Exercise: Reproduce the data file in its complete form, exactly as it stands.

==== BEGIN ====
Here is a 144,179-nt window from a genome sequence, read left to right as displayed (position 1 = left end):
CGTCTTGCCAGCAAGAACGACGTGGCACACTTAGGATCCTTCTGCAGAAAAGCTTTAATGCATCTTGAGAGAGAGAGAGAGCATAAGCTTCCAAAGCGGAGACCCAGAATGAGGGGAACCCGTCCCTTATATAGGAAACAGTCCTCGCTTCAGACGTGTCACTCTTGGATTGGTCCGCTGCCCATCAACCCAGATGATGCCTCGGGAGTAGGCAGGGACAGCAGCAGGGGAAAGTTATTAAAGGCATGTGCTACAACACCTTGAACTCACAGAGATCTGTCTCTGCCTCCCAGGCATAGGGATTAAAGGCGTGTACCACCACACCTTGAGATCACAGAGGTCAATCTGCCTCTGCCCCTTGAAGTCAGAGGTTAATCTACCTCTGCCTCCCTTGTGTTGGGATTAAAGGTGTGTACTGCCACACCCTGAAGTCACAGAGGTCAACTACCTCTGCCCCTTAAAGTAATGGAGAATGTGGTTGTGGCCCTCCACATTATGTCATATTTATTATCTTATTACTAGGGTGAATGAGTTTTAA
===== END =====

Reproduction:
Here is a 144,179-nt window from a genome sequence, read left to right as displayed (position 1 = left end):
CGTCTTGCCAGCAAGAACGACGTGGCACACTTAGGATCCTTCTGCAGAAAAGCTTTAATGCATCTTGAGAGAGAGAGAGAGCATAAGCTTCCAAAGCGGAGACCCAGAATGAGGGGAACCCGTCCCTTATATAGGAAACAGTCCTCGCTTCAGACGTGTCACTCTTGGATTGGTCCGCTGCCCATCAACCCAGATGATGCCTCGGGAGTAGGCAGGGACAGCAGCAGGGGAAAGTTATTAAAGGCATGTGCTACAACACCTTGAACTCACAGAGATCTGTCTCTGCCTCCCAGGCATAGGGATTAAAGGCGTGTACCACCACACCTTGAGATCACAGAGGTCAATCTGCCTCTGCCCCTTGAAGTCAGAGGTTAATCTACCTCTGCCTCCCTTGTGTTGGGATTAAAGGTGTGTACTGCCACACCCTGAAGTCACAGAGGTCAACTACCTCTGCCCCTTAAAGTAATGGAGAATGTGGTTGTGGCCCTCCACATTATGTCATATTTATTATCTTATTACTAGGGTGAATGAGTTTTAA